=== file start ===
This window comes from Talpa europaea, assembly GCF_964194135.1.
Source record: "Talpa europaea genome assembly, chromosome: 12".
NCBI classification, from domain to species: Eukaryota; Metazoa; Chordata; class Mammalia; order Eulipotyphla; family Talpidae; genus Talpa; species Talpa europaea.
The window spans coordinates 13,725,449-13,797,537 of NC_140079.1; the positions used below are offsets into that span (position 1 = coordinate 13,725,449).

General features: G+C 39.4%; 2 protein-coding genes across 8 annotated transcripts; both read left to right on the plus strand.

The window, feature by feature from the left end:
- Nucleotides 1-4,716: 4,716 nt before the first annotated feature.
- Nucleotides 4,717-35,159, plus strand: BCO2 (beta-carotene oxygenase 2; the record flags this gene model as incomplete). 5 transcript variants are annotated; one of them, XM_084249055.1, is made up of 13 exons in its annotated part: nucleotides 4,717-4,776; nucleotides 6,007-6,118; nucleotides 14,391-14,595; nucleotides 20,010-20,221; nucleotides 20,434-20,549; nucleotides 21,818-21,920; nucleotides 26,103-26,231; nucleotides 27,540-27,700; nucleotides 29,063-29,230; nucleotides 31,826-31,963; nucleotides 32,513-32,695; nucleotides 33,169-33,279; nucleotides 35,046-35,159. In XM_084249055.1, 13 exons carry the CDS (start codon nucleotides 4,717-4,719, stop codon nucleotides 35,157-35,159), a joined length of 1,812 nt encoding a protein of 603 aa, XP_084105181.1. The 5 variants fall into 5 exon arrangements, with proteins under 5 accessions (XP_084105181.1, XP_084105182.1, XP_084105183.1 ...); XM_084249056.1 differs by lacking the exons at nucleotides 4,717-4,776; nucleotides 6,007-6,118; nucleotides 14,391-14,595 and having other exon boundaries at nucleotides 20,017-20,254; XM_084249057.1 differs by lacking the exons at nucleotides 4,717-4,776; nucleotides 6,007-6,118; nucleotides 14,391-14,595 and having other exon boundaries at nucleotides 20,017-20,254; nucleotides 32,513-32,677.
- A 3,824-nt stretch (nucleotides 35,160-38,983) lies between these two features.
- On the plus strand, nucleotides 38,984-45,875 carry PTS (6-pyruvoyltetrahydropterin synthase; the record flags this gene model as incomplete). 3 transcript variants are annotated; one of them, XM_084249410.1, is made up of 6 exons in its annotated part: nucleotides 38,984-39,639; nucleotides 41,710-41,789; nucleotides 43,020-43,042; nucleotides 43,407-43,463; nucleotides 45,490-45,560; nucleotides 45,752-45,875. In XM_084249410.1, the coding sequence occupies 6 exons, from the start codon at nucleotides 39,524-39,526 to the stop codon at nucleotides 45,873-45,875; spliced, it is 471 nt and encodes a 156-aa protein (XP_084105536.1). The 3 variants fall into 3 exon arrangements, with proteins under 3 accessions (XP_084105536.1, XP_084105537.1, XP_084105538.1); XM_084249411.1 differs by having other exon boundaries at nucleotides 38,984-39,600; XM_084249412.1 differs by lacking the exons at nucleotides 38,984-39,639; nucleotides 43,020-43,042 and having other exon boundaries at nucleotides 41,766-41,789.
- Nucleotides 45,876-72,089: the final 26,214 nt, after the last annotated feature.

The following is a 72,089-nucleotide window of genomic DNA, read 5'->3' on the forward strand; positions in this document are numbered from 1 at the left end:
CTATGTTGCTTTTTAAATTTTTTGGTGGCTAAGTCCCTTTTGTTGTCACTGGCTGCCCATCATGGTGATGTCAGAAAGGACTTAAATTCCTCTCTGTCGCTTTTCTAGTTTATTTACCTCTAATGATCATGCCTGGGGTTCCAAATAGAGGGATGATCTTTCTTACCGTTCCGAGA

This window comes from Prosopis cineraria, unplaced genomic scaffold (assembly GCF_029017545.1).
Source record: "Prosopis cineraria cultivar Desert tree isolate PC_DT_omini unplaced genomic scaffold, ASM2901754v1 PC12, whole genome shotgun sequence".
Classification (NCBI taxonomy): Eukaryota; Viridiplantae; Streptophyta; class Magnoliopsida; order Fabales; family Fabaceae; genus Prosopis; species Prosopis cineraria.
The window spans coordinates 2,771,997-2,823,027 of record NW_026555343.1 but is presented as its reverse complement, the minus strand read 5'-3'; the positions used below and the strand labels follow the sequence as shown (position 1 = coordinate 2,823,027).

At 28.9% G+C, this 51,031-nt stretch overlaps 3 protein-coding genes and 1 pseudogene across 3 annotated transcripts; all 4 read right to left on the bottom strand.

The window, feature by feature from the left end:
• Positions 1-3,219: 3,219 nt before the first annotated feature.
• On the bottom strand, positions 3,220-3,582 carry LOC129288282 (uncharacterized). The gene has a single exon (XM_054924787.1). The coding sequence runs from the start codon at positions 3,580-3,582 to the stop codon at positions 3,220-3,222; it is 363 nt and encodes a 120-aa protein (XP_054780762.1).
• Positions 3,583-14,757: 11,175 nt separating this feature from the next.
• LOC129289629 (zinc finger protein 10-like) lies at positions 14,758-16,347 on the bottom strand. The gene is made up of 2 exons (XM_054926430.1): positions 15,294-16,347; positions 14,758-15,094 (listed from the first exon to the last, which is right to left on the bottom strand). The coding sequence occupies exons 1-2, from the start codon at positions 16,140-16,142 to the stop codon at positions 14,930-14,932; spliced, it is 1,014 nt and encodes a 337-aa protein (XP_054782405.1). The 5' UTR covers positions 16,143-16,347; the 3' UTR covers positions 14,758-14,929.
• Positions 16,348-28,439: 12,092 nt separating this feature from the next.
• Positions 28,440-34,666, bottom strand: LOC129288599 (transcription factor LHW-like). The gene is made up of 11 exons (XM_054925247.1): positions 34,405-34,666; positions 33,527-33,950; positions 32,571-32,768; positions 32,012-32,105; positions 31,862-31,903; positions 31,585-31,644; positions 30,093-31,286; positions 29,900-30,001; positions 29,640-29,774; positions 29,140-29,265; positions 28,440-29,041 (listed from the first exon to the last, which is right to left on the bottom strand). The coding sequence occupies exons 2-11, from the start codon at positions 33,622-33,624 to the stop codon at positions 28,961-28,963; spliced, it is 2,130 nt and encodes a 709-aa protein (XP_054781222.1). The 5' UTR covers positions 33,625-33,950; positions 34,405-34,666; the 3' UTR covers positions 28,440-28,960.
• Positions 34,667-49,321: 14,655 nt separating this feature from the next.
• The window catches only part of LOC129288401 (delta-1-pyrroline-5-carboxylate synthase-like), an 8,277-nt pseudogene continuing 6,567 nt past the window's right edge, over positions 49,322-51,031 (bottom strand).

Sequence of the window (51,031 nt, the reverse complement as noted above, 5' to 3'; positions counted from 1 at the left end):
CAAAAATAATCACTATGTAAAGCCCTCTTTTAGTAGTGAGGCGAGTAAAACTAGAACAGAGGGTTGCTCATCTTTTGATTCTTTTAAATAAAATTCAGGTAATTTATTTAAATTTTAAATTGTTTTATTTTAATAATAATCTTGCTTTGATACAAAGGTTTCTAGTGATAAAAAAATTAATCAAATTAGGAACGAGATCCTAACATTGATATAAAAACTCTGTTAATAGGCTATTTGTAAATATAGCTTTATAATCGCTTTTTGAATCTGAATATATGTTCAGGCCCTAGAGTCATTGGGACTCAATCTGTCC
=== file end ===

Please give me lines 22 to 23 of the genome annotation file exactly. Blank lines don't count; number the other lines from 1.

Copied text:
• Positions 3,583-14,757: 11,175 nt separating this feature from the next.
• LOC129289629 (zinc finger protein 10-like) lies at positions 14,758-16,347 on the bottom strand. The gene is made up of 2 exons (XM_054926430.1): positions 15,294-16,347; positions 14,758-15,094 (listed from the first exon to the last, which is right to left on the bottom strand). The coding sequence occupies exons 1-2, from the start codon at positions 16,140-16,142 to the stop codon at positions 14,930-14,932; spliced, it is 1,014 nt and encodes a 337-aa protein (XP_054782405.1). The 5' UTR covers positions 16,143-16,347; the 3' UTR covers positions 14,758-14,929.